Friday, November 9, 2012: 9:45 AM-11:15 AM
Jefferson (Sheraton Baltimore City Center Hotel)
*Names in bold indicate Presenter
Organizers: Saurabh Bhargava, Carnegie Mellon University
Moderators: Janet Holtzblatt, Congressional Budget Office and Shanthi Ramnath, U.S. Department of the Treasury
Chairs: Susan Dynarski, University of Michigan
Can small changes in the choice context affect the optimality of financial decisions? A series of papers, drawing from findings in psychology and behavioral economics, investigates this question across three distinct decision-making domains: retirement savings, financial aid, and the take-up of social benefits. A fourth paper illuminates the role that financial literacy and numeracy play in shaping such decisions.
First, in a paper entitled, Choi et al. examine the role of small cues in the decision to save. The authors anchoring, goal setting, or savings threshold cues in emails to employees about their 401(k) savings plan. The paper finds that anchors increase or decrease 401(k) contribution rates by up to 1.4% of income. A high savings goal example raises contribution rates by up to 2.2% of income. Highlighting a higher, relative to a lower, savings threshold in the match incentive structure raises contributions by up to 1.5% of income. Highlighting the maximum possible contribution rate raises contribution rates by up to 2.9% of income among low savers.
In a second project, Judith Scott-Clayton discusses the role of complexity and informational constraints in financial aid decisions. One justification for public support of higher education is that prospective students, particularly those from underprivileged groups, lack complete information about the costs and benefits of a college degree. Students may also lack information about what they need to do academically to prepare for and successfully complete college. College aid programs have typically paid little attention to information constraints, and the complexity of some programs can exacerbate the problem. Judith describes the information problems facing prospective students as well as their consequences, drawing upon economic theory and empirical evidence.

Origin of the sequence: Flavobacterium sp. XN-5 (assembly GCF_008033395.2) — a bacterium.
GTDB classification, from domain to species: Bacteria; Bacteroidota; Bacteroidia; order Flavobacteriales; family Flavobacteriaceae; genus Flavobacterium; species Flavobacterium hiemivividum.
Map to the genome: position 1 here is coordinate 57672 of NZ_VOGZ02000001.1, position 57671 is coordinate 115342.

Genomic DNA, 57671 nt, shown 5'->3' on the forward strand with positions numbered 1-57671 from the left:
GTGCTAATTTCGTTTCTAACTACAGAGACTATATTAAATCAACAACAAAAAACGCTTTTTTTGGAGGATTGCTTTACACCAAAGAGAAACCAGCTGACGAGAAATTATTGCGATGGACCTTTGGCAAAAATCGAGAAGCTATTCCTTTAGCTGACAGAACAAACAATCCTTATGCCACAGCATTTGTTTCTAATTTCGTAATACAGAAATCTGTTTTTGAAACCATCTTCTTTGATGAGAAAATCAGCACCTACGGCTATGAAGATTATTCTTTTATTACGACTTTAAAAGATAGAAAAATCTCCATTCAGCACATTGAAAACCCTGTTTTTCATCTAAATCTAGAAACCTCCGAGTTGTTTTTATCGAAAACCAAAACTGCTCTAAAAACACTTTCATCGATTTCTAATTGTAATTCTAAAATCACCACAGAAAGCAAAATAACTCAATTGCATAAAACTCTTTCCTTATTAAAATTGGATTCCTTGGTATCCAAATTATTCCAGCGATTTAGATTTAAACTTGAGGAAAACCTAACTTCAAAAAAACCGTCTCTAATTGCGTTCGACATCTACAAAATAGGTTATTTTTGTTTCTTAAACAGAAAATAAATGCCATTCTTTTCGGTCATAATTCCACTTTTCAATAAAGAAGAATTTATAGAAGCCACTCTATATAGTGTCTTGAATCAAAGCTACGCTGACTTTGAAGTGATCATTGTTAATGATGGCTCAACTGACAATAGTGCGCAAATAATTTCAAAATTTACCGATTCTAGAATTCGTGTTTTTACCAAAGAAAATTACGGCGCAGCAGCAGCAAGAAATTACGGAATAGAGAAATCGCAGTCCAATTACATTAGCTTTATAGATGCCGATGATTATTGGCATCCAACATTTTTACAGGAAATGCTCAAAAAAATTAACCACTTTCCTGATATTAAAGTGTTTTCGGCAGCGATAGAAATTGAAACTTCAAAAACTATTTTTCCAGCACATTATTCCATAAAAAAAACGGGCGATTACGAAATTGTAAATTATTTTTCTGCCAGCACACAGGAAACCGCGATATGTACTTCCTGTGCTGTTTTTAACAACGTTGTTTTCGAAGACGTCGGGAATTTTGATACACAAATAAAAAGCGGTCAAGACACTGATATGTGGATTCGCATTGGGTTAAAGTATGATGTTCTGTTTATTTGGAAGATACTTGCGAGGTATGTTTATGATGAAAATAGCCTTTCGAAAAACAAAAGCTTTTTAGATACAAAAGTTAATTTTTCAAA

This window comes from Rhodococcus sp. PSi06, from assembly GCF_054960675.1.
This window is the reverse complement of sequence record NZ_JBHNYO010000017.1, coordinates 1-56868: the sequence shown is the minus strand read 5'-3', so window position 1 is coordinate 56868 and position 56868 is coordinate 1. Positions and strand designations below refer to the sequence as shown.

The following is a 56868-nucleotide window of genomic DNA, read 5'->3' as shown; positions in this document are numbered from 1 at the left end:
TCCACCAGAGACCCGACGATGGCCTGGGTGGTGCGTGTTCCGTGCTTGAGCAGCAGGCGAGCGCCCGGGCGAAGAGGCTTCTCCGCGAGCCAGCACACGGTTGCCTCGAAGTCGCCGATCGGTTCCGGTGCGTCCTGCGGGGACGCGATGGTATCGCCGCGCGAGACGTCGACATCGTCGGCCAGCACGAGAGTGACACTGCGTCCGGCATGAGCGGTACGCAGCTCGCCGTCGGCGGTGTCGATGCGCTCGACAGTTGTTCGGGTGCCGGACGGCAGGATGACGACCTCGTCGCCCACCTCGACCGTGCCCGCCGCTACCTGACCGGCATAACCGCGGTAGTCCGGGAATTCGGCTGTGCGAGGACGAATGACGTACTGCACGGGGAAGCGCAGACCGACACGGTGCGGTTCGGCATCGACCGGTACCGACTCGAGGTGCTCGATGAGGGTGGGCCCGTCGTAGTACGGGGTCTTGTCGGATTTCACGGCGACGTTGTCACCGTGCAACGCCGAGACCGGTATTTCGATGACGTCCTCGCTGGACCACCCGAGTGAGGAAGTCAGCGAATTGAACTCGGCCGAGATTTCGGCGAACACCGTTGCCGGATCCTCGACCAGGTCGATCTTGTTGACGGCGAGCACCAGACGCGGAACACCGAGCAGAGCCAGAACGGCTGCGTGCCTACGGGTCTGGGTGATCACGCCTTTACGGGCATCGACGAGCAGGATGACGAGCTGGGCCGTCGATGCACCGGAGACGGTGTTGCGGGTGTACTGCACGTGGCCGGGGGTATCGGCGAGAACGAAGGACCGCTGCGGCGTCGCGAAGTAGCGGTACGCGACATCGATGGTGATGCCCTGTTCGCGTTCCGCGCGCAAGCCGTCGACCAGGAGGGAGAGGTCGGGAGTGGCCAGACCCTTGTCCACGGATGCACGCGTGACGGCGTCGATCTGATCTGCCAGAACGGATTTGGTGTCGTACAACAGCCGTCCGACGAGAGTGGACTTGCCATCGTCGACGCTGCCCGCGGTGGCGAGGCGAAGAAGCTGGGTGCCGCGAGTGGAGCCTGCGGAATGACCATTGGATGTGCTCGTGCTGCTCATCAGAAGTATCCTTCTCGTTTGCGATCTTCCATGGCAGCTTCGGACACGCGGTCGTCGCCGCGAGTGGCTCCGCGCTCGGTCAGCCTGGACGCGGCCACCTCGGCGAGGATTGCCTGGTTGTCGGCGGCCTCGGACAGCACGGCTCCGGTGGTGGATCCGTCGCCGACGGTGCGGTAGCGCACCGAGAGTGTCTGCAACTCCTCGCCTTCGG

Next, Saurabh Bhargava (w/ Day Manoli) investigate why some eligible individuals fail to collect EITC benefits. Using a unique field experiment, they test the role of program information, informational complexity, and stigma on response to a set of experimental IRS mailings that notify 35,050 individuals of over $26 million in owed benefits. They find increases in take-up due to the mere receipt of a mailing (response of 0.14); simplification (+0.09 relative to 0.14); and the display of benefit information (+0.08 relative to the 0.23 simplified baseline). They authors calculate that the treatments, if applied to all filing non-claimants, could reduce overall incomplete take-up from 25% to 22%.
Finally, Annamaria Lusardi discusses the role of numeracy and financial literacy in shaping response in financial decisions. Financial decisions, be they related to asset building or debt management, require the capacity to do calculations, including some complex ones. But how numerate are individuals, in particular when it relates to financial decisions? Studies show the level of numeracy, both in the US and abroad, to be very low. Moreover, lack of numeracy is not only widespread but is particularly severe among some demographic groups, such as women, the elderly, and those with low educational attainment. This has potential consequences for individuals and for society as a whole because numeracy is found to be linked to many financial decisions.